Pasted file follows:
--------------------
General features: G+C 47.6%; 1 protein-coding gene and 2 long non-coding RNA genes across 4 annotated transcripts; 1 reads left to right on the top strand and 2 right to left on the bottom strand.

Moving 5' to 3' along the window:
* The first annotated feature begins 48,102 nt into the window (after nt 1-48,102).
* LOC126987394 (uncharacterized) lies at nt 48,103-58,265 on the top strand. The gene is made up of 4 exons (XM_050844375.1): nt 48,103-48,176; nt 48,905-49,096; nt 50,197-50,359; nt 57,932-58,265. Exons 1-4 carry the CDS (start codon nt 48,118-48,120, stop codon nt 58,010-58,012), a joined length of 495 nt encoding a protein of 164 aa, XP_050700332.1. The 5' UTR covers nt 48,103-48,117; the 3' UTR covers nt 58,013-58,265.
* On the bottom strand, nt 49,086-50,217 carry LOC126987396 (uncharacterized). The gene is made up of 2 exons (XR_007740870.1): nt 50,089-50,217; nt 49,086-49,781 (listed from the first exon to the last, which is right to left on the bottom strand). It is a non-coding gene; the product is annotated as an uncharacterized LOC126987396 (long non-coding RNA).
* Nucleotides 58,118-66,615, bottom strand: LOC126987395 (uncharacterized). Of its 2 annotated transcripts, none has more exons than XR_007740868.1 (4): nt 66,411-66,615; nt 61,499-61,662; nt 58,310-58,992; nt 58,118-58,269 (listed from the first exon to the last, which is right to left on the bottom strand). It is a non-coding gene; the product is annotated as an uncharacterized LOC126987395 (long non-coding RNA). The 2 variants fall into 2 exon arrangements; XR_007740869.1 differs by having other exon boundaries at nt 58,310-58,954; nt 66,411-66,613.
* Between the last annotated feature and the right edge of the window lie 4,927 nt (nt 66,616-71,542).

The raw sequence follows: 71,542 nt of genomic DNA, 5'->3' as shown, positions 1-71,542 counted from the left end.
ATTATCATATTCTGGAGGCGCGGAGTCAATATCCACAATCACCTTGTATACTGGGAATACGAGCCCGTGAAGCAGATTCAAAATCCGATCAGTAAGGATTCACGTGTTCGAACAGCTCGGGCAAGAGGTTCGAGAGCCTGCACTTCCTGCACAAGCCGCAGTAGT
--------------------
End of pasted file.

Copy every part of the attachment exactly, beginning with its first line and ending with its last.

General features: G+C 47.6%; 1 protein-coding gene and 2 long non-coding RNA genes across 4 annotated transcripts; 1 reads left to right on the top strand and 2 right to left on the bottom strand.

Moving 5' to 3' along the window:
* The first annotated feature begins 48,102 nt into the window (after nt 1-48,102).
* LOC126987394 (uncharacterized) lies at nt 48,103-58,265 on the top strand. The gene is made up of 4 exons (XM_050844375.1): nt 48,103-48,176; nt 48,905-49,096; nt 50,197-50,359; nt 57,932-58,265. Exons 1-4 carry the CDS (start codon nt 48,118-48,120, stop codon nt 58,010-58,012), a joined length of 495 nt encoding a protein of 164 aa, XP_050700332.1. The 5' UTR covers nt 48,103-48,117; the 3' UTR covers nt 58,013-58,265.
* On the bottom strand, nt 49,086-50,217 carry LOC126987396 (uncharacterized). The gene is made up of 2 exons (XR_007740870.1): nt 50,089-50,217; nt 49,086-49,781 (listed from the first exon to the last, which is right to left on the bottom strand). It is a non-coding gene; the product is annotated as an uncharacterized LOC126987396 (long non-coding RNA).
* Nucleotides 58,118-66,615, bottom strand: LOC126987395 (uncharacterized). Of its 2 annotated transcripts, none has more exons than XR_007740868.1 (4): nt 66,411-66,615; nt 61,499-61,662; nt 58,310-58,992; nt 58,118-58,269 (listed from the first exon to the last, which is right to left on the bottom strand). It is a non-coding gene; the product is annotated as an uncharacterized LOC126987395 (long non-coding RNA). The 2 variants fall into 2 exon arrangements; XR_007740869.1 differs by having other exon boundaries at nt 58,310-58,954; nt 66,411-66,613.
* Between the last annotated feature and the right edge of the window lie 4,927 nt (nt 66,616-71,542).

The raw sequence follows: 71,542 nt of genomic DNA, 5'->3' as shown, positions 1-71,542 counted from the left end.
ATTATCATATTCTGGAGGCGCGGAGTCAATATCCACAATCACCTTGTATACTGGGAATACGAGCCCGTGAAGCAGATTCAAAATCCGATCAGTAAGGATTCACGTGTTCGAACAGCTCGGGCAAGAGGTTCGAGAGCCTGCACTTCCTGCACAAGCCGCAGTAGT